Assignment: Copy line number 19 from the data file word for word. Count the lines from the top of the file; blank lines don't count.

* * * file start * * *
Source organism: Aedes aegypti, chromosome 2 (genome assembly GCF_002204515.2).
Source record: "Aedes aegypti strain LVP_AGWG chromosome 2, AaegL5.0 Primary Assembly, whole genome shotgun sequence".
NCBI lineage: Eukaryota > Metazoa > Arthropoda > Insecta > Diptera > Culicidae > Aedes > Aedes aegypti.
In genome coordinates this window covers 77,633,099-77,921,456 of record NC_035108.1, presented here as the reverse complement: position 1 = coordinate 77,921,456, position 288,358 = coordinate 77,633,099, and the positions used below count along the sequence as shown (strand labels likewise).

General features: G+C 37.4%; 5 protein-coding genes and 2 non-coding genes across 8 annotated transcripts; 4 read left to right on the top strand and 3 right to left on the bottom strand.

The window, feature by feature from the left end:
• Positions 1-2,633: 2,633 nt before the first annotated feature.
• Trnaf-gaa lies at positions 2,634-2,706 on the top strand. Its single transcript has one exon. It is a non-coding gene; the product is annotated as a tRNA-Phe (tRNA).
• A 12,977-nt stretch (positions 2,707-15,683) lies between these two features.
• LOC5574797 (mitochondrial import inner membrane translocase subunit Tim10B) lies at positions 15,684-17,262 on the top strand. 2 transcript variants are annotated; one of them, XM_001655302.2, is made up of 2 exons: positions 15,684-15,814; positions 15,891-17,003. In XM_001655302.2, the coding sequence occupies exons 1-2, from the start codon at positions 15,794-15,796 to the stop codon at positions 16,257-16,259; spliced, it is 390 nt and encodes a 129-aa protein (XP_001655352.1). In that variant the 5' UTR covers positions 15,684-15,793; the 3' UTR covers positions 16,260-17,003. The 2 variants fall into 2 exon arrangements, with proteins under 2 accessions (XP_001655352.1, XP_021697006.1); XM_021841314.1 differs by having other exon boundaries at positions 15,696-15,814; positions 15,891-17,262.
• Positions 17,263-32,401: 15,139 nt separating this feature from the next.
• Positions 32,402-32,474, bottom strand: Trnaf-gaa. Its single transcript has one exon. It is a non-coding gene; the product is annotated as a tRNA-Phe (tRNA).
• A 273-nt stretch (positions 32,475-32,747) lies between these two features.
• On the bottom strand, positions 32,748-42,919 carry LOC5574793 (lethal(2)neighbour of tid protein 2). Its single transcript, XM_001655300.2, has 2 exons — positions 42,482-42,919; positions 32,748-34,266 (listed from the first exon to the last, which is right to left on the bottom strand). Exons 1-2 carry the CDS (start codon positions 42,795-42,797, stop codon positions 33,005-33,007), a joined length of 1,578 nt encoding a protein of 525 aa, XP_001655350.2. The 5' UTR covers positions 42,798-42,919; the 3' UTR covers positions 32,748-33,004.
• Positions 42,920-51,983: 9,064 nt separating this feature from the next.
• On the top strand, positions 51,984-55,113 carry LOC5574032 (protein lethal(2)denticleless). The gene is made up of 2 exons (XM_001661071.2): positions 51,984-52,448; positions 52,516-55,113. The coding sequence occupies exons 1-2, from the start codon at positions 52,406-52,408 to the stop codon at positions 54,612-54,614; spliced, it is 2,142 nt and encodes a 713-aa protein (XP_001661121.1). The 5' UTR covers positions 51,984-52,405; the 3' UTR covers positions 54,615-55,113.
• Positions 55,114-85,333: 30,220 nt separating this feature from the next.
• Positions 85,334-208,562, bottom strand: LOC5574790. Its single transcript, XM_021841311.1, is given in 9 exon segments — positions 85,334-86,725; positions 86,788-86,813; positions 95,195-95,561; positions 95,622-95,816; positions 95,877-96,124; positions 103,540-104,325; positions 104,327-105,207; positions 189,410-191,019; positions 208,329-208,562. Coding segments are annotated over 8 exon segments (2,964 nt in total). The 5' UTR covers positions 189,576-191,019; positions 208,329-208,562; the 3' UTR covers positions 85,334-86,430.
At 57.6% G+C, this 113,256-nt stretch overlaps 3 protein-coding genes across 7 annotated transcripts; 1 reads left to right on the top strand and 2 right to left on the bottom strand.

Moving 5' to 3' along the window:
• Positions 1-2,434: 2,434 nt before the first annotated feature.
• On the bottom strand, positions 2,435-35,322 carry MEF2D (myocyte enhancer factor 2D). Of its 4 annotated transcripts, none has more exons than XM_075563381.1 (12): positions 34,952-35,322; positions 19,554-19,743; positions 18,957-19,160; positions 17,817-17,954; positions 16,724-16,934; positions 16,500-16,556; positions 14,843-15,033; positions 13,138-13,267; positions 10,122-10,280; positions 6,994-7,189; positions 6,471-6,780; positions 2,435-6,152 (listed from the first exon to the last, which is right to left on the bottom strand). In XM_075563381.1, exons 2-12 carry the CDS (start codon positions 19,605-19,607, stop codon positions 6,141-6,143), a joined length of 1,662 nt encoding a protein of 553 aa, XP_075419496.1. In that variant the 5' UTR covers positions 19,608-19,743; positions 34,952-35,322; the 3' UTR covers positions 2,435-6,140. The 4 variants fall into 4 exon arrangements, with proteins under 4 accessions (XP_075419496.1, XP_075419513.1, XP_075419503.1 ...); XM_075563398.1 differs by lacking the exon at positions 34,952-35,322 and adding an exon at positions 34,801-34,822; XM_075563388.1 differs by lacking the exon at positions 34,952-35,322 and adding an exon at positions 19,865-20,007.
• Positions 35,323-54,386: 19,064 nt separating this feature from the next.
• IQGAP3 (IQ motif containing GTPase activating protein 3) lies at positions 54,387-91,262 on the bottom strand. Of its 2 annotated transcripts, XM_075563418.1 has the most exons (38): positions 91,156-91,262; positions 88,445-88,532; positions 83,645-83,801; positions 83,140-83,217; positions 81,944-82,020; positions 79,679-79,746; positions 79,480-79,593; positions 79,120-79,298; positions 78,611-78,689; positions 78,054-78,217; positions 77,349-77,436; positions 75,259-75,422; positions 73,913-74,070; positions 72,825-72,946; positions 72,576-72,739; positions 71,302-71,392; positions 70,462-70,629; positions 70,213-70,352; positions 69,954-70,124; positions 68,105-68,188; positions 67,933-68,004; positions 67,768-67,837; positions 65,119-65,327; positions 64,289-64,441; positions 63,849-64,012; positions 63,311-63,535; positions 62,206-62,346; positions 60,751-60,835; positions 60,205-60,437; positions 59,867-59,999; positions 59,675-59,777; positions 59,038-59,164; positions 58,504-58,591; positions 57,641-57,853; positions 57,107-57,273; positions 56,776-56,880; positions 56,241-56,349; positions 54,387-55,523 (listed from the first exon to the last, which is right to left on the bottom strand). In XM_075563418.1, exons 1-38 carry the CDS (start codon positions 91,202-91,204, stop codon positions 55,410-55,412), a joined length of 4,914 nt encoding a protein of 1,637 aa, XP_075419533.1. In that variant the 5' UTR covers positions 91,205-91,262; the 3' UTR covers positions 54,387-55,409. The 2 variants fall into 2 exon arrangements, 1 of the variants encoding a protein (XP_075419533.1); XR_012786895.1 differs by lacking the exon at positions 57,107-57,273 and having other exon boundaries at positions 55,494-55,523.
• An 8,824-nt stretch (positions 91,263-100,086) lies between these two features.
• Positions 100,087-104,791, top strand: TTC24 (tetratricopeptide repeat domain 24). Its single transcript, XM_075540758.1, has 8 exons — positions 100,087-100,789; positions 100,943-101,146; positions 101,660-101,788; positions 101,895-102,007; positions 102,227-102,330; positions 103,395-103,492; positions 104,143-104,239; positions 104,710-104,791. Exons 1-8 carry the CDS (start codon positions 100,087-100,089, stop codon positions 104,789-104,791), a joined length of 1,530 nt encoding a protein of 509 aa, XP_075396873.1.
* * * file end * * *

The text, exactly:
At 57.6% G+C, this 113,256-nt stretch overlaps 3 protein-coding genes across 7 annotated transcripts; 1 reads left to right on the top strand and 2 right to left on the bottom strand.